Campus Hate and the People Who Fake It
UPDATE: Michele Malkin is also on the story and has even bigger doubts about it than I do. She has good reason.
The truth is that Oberlin has been a hotbed of dubious hate crime claims, dating back to the late 1980s and 1990s, when I was a student on campus. In 1988, giant signs reading "White Supremacy Rules (Kill All Niggers)" and "White Supremacy Rules, (F**k (slashed out and replaced with 'Kill') All Minorities)" were hung anonymously at the Student Union building. It has long been suspected that minority students themselves were responsible.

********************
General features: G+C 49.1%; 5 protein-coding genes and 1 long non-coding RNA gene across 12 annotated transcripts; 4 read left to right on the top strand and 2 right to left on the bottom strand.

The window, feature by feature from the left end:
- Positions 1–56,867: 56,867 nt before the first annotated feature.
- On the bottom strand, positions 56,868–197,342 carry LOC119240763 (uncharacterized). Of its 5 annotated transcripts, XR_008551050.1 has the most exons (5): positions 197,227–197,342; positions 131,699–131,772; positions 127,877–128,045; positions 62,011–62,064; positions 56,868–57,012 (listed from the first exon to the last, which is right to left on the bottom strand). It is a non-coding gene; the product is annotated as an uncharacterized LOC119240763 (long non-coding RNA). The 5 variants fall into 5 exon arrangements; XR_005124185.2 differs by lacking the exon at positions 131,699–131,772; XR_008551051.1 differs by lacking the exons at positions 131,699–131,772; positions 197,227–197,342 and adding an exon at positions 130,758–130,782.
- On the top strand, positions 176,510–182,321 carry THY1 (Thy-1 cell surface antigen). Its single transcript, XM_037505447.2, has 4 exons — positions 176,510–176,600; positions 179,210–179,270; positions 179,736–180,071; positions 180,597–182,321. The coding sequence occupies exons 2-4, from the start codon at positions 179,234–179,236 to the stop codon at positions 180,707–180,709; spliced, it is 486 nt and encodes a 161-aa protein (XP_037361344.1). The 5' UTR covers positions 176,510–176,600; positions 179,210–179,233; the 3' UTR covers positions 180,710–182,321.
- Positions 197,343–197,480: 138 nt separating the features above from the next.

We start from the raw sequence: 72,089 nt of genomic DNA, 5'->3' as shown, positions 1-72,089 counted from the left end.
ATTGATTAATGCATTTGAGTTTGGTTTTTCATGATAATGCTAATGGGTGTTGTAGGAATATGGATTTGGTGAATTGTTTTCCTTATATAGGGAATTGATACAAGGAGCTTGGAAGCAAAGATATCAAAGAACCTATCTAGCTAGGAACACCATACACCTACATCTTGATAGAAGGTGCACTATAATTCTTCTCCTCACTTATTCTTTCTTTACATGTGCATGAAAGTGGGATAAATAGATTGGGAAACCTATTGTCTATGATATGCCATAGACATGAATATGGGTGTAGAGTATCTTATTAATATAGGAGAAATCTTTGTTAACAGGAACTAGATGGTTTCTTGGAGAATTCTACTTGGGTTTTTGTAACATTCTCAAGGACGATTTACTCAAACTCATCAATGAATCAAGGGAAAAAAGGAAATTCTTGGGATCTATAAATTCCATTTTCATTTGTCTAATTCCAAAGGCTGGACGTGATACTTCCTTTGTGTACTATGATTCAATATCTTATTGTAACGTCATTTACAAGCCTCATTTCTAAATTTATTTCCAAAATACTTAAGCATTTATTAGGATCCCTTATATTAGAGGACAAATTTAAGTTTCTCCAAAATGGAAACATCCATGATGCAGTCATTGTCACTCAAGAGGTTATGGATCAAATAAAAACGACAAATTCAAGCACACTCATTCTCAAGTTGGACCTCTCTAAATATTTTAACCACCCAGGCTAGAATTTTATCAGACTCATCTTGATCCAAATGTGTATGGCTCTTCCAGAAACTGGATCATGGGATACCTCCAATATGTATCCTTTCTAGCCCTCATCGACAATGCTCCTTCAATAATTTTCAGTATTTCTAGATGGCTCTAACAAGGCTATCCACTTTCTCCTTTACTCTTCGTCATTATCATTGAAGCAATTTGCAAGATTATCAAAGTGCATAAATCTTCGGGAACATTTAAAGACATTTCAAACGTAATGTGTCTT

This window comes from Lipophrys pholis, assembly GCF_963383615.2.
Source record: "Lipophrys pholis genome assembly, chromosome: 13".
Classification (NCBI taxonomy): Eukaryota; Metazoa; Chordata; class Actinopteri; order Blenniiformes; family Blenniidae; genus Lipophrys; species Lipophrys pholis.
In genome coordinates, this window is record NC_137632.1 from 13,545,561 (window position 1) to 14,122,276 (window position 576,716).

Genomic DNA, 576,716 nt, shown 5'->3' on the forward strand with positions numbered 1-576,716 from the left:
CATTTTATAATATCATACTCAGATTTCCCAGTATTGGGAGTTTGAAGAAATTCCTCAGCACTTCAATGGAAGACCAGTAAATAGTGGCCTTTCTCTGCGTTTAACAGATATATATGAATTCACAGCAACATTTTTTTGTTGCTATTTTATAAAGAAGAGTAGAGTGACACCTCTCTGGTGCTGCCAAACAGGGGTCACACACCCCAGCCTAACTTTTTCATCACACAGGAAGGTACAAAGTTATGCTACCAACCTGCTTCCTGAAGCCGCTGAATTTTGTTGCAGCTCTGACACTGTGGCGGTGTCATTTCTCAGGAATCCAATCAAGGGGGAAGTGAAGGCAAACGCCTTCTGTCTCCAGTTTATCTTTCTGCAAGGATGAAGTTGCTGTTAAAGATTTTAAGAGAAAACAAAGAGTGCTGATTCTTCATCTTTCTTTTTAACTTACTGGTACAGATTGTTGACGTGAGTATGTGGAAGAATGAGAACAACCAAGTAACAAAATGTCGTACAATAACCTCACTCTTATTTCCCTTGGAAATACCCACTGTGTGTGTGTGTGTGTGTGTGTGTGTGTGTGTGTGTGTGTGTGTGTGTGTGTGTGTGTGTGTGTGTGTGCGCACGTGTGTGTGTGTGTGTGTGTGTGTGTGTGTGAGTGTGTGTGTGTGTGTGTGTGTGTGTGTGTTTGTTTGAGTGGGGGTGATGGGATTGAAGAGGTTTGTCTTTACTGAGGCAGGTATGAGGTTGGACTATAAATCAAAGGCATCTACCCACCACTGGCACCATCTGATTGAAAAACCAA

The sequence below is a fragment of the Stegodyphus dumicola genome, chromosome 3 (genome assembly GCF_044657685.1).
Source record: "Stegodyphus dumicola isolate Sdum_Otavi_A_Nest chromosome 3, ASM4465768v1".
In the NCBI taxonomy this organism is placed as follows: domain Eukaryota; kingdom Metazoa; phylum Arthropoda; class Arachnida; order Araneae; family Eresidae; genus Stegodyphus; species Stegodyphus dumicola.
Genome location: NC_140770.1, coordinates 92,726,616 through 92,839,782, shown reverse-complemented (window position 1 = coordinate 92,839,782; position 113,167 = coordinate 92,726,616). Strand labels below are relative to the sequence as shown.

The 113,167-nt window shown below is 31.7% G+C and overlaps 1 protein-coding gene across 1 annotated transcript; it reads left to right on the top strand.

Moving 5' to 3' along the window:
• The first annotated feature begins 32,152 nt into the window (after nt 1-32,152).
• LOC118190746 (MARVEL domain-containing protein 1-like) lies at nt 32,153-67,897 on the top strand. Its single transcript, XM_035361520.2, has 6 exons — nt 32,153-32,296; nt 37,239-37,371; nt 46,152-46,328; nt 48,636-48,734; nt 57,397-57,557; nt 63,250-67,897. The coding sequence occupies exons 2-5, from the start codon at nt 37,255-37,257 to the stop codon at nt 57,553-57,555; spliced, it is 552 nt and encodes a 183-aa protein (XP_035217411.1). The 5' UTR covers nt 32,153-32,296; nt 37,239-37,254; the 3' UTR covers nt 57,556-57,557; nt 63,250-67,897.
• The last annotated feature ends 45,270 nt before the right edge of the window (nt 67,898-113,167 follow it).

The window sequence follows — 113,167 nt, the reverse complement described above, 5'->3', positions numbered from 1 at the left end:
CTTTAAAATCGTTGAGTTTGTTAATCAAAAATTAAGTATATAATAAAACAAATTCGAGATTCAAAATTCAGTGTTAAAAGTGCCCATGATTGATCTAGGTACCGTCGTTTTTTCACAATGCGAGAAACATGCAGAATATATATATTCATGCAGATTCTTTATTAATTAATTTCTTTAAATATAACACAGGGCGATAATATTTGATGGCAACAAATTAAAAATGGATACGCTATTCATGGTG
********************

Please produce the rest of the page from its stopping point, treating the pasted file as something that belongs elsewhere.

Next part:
In 1993, a memorial arch on campus dedicated to Oberlin missionaries who died in the Boxer Rebellion was defaced with anti-Asian graffiti. The venomous messages -- "Death to Chinks Memorial" and "Dead chinks, good chinks" -- led to a paroxysm of protests, administration self-flagellation and sanctimonious resolutions condemning bigotry. But the hate crime was concocted by an Asian-American Oberlin student engaged in the twisted pursuit of raising awareness about hate by faking it, Tawana Brawley-style.And so it goes...